A Culture of Grace
"We believe that the church should always be a place where people can find grace. ... 'Are we making it easier or more difficult for someone to get to Jesus and experience His love?' One of the most amazing things that we get to experience is seeing the resurrection joy on a person's face as they move from death to life in Christ, to see someone come out from under a lifetime of shame and embrace their new identity as a member of God's own household. And then this breathtaking transformation starts to occur. People experience new desires flowing out of this new covenant heart. They desire to seek and know God, to claim His promises, to walk in freedom from the wounds and addictions of their past." – Caleb Clardy
A Culture of Sacrifice
"Our people have committed to a cause that fuels them well beyond convenience. People have wept together and shared their struggles. Helped pay one another's bills. Mourned the loss of loved ones. And supported one another in raising children. No matter what it takes, we have committed to doing it together. One area where sacrifice on behalf of others is particularly evident is in the planting of new churches in the city. Launching an event is easy, but forming a loving community centered on Jesus from a community of strangers is hard work. ... We want to be the kind of people who sacrifice on behalf of others." Elaina Sherrill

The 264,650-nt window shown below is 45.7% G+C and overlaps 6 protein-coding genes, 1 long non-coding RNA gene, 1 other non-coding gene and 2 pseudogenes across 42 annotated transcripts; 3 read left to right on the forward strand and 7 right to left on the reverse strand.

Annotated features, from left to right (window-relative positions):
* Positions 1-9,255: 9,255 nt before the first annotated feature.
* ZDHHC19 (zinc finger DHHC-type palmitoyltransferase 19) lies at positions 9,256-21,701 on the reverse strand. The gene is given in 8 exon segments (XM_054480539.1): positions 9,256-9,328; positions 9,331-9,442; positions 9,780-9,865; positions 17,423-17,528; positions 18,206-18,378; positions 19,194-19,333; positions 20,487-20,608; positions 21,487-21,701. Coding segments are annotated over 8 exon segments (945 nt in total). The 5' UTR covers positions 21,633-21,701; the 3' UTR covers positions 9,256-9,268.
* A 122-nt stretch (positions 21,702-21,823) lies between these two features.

A Culture of Family
"We all ache for love. To be known and to find acceptance in the longing. When the first church forms in Jerusalem following the day of Pentecost, the Scriptures tell us they devoted themselves to the apostles' teaching and to fellowship, to the breaking of bread and to prayer. Everyone was filled with awe at the many signs and wonders ... All the believers were together and had everything in common. They sold property and possessions and gave to anyone who had need. ... They broke bread in their homes and ate together with glad and sincere hearts, praising God and enjoying the favor of all the people. And the Lord added to their number daily those who were being saved. ... In a city defined by personal ambition and radical individualism, we're beginning to see people opening their hearts and life to one another in breathtaking ways." Jose Torrejon
A Culture of Pursuit